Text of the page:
My husband and I took the Rimu trip in early November 2016 and had a really terrific time. I encourage everyone who is seriously considering the Rimu to go ahead and sign up. That being said, with all of the fun we had, I do wish we had known a few things ahead of time. I include these tips for you, the soon-to-be Rimu traveler, to make your trip more enjoyable. However, I can promise that even if you do none of these things, you will still have a marvelous time:

1. Guys, if you opt to snorkel with the fur seals be sure to shave your mustache before you leave home. It seems obvious now, but it never occurred to my husband that the mask wouldn’t seal properly to his face with his mustache. Do yourself a favor and shave it off or spend the afternoon dealing with a leaky mask.

2. I also wish I had known just how intense and challenging the 3-day multi-hike through Nelson Lakes would be. If you’re an office worker and occasional hiker like me, then I encourage you to take this trip but do lots of practice/fitness training in advance. Load up your pack and get on the stair-master or start climbing really steep hills. The hike is gorgeous and worth it, but I can promise you it will be a lot more enjoyable if you’re in good shape for it. Also, there are no showers at the huts and only latrines (port-a-potties) for toilets, so bring baby wipes for exactly the same reason you would use them on a baby (wink wink). And also bring hiking poles! I know it says optional on the gear list, but I really found them to be essential. As for the water bottle – leave that at home and invest in a good water bladder system (a “Camelback” or similar). We found the water bottle to be a hassle to take in and out of the bag (forcing us to stop each time), which made us want to drink less water. The water bladders allow you to keep moving and you’ll find you’re more hydrated.

3. The sea kayaks (and, honestly, New Zealand in general) are not made for people over 6’ 2” in height (187 cm). Watch your head everywhere you go, and as for the kayaks, it may help to have the taller person sit in the front seat of the kayak instead of the back.

4. Also, pack enough clothes for a week and then expect to do laundry. Bring some travel-sized laundry soap packets to help save money and make sure you have enough 1$ and 2$ coins for laundry before you get to the hotel (the machines are generally pretty expensive: about $3 for the washer and between $3 - $5 for 30 minutes in the dryer).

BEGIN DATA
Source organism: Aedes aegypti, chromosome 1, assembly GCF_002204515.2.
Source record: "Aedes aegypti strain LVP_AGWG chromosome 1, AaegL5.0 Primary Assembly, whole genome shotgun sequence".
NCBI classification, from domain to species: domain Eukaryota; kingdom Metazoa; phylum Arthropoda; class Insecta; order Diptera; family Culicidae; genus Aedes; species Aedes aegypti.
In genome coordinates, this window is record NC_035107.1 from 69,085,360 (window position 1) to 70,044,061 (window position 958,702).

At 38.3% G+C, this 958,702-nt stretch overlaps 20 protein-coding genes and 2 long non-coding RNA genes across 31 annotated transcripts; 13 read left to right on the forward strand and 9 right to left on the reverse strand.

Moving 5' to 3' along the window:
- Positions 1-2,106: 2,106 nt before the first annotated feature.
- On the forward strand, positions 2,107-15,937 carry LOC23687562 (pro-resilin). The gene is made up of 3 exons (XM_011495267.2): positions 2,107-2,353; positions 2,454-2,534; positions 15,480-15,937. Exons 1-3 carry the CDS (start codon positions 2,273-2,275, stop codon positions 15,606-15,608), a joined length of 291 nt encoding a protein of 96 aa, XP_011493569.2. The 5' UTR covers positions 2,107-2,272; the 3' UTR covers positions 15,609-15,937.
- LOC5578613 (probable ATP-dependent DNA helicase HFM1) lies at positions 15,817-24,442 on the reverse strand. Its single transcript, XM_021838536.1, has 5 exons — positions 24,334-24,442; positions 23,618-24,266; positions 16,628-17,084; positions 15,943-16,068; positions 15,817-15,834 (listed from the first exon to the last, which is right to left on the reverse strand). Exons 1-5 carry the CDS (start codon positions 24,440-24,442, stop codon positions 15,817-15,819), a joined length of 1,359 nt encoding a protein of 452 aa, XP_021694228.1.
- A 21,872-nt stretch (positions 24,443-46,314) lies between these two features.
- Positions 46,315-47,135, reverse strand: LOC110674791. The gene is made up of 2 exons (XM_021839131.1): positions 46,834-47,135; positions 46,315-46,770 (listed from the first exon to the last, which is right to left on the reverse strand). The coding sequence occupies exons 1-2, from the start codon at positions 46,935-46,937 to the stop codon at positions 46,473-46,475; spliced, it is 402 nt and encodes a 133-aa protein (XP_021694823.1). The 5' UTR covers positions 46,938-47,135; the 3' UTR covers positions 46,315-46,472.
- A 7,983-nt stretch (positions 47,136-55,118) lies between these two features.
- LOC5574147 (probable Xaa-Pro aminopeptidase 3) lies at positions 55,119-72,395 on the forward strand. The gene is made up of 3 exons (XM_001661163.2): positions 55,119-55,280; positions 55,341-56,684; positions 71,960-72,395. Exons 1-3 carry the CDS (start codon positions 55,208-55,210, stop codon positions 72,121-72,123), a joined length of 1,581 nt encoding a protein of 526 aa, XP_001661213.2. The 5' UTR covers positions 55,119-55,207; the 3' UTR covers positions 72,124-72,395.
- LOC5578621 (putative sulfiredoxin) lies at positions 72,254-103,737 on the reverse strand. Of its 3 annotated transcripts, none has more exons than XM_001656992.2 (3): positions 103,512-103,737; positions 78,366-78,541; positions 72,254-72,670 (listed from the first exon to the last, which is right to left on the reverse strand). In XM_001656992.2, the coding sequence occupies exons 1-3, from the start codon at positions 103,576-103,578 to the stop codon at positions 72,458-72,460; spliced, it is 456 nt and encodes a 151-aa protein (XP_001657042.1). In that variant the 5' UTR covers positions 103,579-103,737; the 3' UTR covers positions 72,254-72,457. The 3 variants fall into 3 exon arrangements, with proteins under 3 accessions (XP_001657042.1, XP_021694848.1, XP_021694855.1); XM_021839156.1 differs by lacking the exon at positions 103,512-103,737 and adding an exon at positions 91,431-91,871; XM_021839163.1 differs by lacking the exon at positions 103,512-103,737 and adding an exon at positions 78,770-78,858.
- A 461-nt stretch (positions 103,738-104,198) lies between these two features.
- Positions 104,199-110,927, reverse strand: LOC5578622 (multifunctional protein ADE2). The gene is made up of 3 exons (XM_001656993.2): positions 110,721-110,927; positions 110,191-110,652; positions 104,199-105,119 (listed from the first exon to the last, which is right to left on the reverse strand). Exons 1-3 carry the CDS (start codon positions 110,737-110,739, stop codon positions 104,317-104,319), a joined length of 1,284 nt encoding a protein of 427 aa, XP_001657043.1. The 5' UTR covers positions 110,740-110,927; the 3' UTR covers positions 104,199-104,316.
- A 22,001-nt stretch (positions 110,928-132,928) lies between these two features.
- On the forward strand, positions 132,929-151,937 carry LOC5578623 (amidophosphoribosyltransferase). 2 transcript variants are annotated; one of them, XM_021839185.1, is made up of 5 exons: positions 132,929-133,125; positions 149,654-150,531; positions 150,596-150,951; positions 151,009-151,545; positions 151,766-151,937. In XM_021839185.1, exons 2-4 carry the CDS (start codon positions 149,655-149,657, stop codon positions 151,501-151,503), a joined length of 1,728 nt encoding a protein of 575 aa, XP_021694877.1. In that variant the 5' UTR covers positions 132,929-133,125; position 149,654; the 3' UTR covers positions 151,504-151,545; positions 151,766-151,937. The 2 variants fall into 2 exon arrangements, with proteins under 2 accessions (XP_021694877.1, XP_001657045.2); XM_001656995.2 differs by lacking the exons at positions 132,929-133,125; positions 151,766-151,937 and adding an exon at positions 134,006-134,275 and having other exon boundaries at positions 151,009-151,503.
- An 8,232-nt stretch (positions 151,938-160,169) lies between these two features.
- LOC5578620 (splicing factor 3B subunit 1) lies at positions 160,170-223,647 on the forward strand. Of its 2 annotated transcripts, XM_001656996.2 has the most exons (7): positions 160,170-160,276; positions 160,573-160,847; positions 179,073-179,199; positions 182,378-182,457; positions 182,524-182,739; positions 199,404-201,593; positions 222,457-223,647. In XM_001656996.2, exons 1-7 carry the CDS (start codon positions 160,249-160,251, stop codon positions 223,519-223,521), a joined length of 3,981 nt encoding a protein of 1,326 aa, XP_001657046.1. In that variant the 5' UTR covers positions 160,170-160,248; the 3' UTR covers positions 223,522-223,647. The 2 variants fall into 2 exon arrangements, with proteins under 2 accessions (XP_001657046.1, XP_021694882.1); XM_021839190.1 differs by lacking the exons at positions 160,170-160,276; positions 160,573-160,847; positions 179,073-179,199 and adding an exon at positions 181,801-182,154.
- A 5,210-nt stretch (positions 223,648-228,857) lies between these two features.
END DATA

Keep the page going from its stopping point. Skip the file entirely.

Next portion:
5. Bring good cycling shorts – yes, the ones with the weird-feeling padding on the bum. It will help prevent the dreaded ‘grumpy grundle’.

6. And finally, a heads-up to my fellow outgoing introverts (yes, we exist): this trip contains long days of social interaction (think 7:15 a.m. – 9:30 p.m.), with few breaks for introspection/solitude. If you need some down time, skip dinner or unfurl all of the emergency blankets and build your own fort at the back of the bus and hang a sign that says, “Stay Out!” (just kidding about that last one).

A great big thank you to our guides, Rachel and Jordan, who were informative and helpful beyond measure. How they managed to remain cheerful and engaging considering they had to do all of the exertion we clients had to do, plus all of their work on top of it, is beyond me. They are the embodiment of Kiwi hospitality! We are already thinking of coming back for a North Island tour sometime soon.
Lauren Gerth Review Image
– Missouri, United States
Rimu, November 2016
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Why travel with Active Adventures?

Legendary Kiwi Hospitality

Above all, we aim to be amazing hosts. We're proud of our kiwi roots, and our professional, warm and relaxed style of running trips around the world is unforgettable.

Expert LOCAL Guides & Trip Leaders

We're VERY picky about who we select to work in our team, and we have people from all over the world lining up to guide our trips. So we get to hire the absolute BEST in the business.

Everything is Included

As soon as you get off the plane, we've got all the details of your vacation covered – top notch meals, comfortable transport & accommodation, amazing guides and INCREDIBLE service.

A Sense of Achievement

Whether you’re new to adventure travel, or you’ve never travelled in a group before, you’ll find yourself arriving home positively different from when you left.

Small Groups

With our small groups (no more than 14), you'll get to know our team, your fellow travellers, and have the flexibility and freedom to do as much (or as little!) as you like.

Diverse Experiences

It's all about getting there under your own steam – on foot, in a sea kayak, or by bike. What better way is there to experience mind blowing scenery? If it's your first time, no worries – our expert guides have got you covered.